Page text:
Peter R. Maloney (4th Street) Bridge
Operation of the Fourth Street Bridge
The Peter R. Maloney Bridge, otherwise known as the Fourth Street Bridge, opened in 1917 after a two-year period of construction. Joseph B. Strauss, the leading designer of bascule bridges in the United States in the early twentieth century, designed the drawbridge portion of the bridge. Strauss is most well known in San Francisco as a promoter and design collaborator on the Golden Gate Bridge. In 1985 the bridge became eligible for listing on the National Register of Historic Places. In 1980, the Fourth Street Bridge was renamed for Peter Maloney, a San Francisco police officer who helped troubled boys. The bridge is the oldest operating bascule bridge in the state.
Following the Loma Prieta earthquake of October 17, 1989, the California nia Department of Transportation greatly accelerated their bridge seismic retrofit program. During the evaluation of the Fourth Street Bridge they determined that the 1.4 million-pound overhead counterweight was particularly susceptible to seismic activity. It could create a catastrophic failure in the event of a major
City engineers determined that a reduction in the weight of the overhead counterweight would significantly reduce the risk of the bridge contortion and damage during a seismic event. The counterweight, however, is a key design element of the historic bridge. To increase the strength of the bridge while retaining its historic character, engineers conceived of a lighter overhead counter-weight working in conjunction with a hidden underground counterweight. The new over- head counterweight weighs 100,000 pounds and is only responsible for seven percent of the counterweight function. A new underground counterweight provides the remaining ing ninety-three percent.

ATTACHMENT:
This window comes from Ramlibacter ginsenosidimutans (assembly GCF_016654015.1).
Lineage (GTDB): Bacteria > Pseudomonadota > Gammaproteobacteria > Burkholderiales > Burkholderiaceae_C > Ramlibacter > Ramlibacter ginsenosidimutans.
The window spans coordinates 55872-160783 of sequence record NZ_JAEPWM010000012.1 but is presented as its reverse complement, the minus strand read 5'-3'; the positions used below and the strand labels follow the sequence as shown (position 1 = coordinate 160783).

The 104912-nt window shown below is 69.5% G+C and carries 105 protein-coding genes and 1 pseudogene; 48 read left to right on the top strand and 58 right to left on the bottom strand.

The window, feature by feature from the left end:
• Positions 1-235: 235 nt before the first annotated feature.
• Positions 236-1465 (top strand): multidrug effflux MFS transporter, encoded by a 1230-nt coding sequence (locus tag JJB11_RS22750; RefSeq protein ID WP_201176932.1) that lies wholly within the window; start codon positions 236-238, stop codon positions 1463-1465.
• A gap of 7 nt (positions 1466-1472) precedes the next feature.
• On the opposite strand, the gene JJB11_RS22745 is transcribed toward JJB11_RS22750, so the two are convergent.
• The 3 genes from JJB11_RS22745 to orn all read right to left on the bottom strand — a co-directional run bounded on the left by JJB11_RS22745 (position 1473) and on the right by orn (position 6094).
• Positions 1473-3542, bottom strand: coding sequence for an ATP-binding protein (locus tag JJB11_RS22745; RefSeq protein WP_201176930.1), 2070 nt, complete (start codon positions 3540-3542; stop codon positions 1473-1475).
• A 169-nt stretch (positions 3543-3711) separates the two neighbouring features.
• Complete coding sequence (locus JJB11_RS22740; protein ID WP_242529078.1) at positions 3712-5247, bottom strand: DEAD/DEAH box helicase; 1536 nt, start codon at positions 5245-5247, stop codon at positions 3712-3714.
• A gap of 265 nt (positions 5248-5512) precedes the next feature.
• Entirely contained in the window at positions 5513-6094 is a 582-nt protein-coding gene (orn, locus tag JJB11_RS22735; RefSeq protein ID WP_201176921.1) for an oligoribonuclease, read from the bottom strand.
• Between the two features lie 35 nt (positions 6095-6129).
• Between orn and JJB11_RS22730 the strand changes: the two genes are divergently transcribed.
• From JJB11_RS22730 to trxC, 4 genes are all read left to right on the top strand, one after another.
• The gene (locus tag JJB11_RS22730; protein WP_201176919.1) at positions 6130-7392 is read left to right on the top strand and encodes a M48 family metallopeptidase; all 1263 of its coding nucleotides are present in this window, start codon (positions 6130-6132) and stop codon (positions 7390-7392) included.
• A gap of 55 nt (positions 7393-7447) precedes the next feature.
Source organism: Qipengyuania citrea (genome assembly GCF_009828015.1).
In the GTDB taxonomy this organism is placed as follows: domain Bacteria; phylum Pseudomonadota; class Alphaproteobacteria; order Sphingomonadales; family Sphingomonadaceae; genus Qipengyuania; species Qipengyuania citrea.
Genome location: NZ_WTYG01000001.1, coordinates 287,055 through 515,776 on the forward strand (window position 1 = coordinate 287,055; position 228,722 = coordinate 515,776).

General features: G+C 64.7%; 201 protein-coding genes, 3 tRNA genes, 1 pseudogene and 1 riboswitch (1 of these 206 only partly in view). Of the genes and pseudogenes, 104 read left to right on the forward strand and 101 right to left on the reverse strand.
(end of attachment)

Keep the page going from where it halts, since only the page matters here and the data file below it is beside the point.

The City of San Francisco closed the Fourth Street Bridge between 2003 and 2006 while they completed the seismic retrofitting. The retrofitted bridge appears nearly identical to the historic bridge. The mechanics of the raising and lowering of the bridge are safer, however, since the bulk of the counterweight is now underground.
(Caption describing bridge mechanics not transcribed)
Topics. This historical marker is listed in this topic list: Bridges & Viaducts.
Location. 37° 46.515′ N, 122° 23.55′
Other nearby markers. At least 8 other markers are within walking distance of this marker. Rammaytush (about 700 feet away, measured in a direct line); Chutchui and Sitlintac (about 700 feet away); 150 Years of Service on the Oldest Railroad in the West With Continuous Passenger Service (approx. 0.2 miles away); The Francis "Lefty" O'Doul Third Street Bridge (approx. 0.2 miles away); Juan Antonio Marichal Sanchez (approx. 0.2 miles away); Willie Howard Mays, Jr. (approx. 0.2 miles away); Steamboat Point (approx. 0.2 miles away); Southbeach Shoreline – 1852 (approx. ¼ mile away). Touch for a list and map of all markers in San Francisco.
Also see . . . Fourth Street Bridge (HistoricBridges.org). "This bridge is an early and rare surviving example of a Strauss vertical overhead counterweight type bascule bridge. Designed by Joseph Strauss's company, this bridge represents the design and appearance of this type well, despite alteration. The vertical overhead counterweight type bascule is a lot more compact that the heel-trunnion bascule design that Strauss also designed and can be seen at the nearby 3rd Street Bridge...." (Submitted on December 18, 2020.)
Credits. This page was last revised on December 18, 2020. It was originally submitted on December 17, 2020, by Andrew Ruppenstein of Sacramento, California. This page has been viewed 45 times since then and 11 times this year. Photos: 1, 2. submitted on December 17, 2020, by Andrew Ruppenstein of Sacramento, California. 3, 4, 5. submitted on December 18, 2020, by Andrew Ruppenstein of Sacramento, California.